It may be a fantastic, flexible computer, but the Raspberry Pi has one key drawback: the lack of a power button. Lack of a standard switch can lead to problems; Luckily, you can add your own Raspberry Pi power button.

There are two options available: DIY power button or button you purchased. Let’s see how to add a power button to your Raspberry Pi and ensure a safe, orderly shutdown.

Why You Need a Raspberry Pi Power Button

Using the Raspberry Pi is easy enough, but turning it on and off can lead to problems (see below).

Raspberry Pi 3 B+

When you first unbox your Raspberry Pi, the missing power button is striking. After all, every device, from desktop and tablet to wireless mouse, has a power button or switch. The Raspberry Pi, on the other hand, is not.

Instead, you need to plug in the USB power cable and wait for it to load your chosen Raspberry Pi-compatible operating system (OS). Turning the power on is easy enough, but turning it off is another matter entirely. The answer is to use a typed command or a mouse click to turn off the Pi, but this isn’t always ideal.

The Importance of Safe Shutdown

If your Raspberry Pi crashes, or you can’t access it remotely or via keyboard, mouse, and display, then the sudden shutdown becomes a problem. The only solution is to pull the power cable.

However, this can lead to problems.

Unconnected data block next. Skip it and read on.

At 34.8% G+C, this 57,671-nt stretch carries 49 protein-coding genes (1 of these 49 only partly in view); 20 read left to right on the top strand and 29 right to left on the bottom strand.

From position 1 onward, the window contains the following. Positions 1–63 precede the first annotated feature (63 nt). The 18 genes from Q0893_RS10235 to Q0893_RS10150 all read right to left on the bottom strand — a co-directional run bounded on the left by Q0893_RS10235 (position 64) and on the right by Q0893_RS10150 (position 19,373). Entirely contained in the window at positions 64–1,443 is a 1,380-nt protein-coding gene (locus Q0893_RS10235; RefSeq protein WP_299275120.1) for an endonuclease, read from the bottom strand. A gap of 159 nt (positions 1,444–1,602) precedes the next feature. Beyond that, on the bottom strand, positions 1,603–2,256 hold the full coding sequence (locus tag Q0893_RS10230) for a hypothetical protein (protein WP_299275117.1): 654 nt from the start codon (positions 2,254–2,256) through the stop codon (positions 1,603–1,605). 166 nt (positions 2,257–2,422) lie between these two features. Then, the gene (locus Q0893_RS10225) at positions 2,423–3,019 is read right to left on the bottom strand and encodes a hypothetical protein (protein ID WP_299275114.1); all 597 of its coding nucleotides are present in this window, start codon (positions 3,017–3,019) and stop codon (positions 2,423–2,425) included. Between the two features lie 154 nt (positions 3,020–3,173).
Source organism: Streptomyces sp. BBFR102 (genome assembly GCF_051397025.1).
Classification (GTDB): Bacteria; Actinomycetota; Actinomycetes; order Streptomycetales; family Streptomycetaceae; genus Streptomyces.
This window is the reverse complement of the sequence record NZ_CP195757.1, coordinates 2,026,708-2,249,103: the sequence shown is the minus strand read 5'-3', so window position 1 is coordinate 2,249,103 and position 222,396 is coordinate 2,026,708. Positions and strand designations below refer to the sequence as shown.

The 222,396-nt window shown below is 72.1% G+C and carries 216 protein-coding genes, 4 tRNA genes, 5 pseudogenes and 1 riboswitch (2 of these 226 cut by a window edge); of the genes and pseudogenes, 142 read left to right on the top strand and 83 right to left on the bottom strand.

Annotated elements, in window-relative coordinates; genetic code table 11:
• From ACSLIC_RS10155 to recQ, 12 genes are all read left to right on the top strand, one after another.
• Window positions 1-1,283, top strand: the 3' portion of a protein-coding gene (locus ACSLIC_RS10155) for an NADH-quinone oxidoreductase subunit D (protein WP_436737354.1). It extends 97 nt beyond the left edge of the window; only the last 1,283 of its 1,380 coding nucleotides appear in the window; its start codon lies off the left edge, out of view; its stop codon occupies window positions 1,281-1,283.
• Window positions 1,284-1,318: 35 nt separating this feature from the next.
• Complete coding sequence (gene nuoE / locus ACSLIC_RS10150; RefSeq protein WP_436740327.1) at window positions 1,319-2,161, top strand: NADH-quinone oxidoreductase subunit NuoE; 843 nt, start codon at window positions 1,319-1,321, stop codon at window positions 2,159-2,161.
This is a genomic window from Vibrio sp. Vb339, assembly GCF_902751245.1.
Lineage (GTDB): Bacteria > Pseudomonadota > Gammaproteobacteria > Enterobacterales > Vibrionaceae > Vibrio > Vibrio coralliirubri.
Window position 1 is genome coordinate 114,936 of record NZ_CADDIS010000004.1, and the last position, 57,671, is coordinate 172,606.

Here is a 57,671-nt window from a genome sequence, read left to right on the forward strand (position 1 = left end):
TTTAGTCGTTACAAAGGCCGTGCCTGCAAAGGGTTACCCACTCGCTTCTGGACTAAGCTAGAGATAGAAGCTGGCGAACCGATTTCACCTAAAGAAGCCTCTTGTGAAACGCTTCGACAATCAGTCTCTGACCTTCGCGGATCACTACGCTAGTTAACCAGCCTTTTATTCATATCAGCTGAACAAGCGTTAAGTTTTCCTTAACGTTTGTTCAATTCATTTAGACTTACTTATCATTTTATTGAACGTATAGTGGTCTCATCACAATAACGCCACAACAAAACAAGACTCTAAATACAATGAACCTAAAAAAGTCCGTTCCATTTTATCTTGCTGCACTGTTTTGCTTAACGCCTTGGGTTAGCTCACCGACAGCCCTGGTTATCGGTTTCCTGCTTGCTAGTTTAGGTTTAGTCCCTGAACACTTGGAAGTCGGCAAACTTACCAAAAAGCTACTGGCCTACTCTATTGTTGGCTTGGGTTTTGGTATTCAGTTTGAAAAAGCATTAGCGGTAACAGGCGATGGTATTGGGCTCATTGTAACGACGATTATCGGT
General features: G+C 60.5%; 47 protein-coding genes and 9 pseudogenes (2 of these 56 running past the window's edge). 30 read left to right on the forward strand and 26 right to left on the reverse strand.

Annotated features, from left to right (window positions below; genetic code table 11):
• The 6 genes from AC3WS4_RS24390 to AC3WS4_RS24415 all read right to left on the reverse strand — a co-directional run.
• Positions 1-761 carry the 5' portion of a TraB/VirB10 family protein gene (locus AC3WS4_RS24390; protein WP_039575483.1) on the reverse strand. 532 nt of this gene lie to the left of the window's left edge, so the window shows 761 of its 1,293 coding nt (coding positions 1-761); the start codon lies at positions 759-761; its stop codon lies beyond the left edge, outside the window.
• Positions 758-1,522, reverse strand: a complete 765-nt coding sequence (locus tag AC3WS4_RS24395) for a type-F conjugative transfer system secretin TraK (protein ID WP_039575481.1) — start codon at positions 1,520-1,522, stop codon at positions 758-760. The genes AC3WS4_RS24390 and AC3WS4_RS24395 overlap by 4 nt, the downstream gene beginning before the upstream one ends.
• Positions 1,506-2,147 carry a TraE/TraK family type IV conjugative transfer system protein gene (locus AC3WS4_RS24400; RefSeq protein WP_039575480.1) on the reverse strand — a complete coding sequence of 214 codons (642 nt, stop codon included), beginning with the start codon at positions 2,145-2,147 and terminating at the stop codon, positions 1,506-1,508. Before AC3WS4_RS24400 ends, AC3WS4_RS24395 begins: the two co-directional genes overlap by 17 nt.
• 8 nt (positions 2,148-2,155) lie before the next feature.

If data is written to the SD card when the power is turned off, the card may be damaged. The result of this is often an operating system that won’t boot. While most modern SD cards are reliable enough to fix bugs, a new OS will likely need to be flashed.

It can also mean the loss of a significant amount of data. Of course, if you’ve used the Pi for a specific project, or used it to learn how to code with Scratch, you probably don’t want to lose your job.

This can be done by pulling on the power cord and damaging the card. clone SD card. is a good way to overcome such data loss, but prevention is always better than cure.

Safely shutting down the Raspberry Pi will allow the OS to complete active write processes to the SD card. The computer can then shut down without losing data or risking damage to the SD card.

Set Raspberry Pi Off switch to GPIO

One way to securely shutdown the Raspberry Pi is with a DIY switch connected to the computer’s GPIO. You can create your own with a Python script and one instant switch. These are inexpensive components that can usually be bought several times over.

If you can’t get it or want to switch right away, check out any old PC components you have. This is the same type you will find as your computer’s power button.

The momentary switch must be connected to a powered off Raspberry Pi on GPIO pins 39 and 40.

Connect the power switch to your Raspberry Pi

After the reboot, it’s time to create a Python script and program the GPIO.

The Raspberry Pi Safe Off Switch GitHub project explains how to use the GPIO Zero library to create a Raspberry Pi switch. GPIO Zero comes pre-installed with the full versions of Raspbian Stretch, but if you are using the Raspbian Lite version, you will need to install it manually.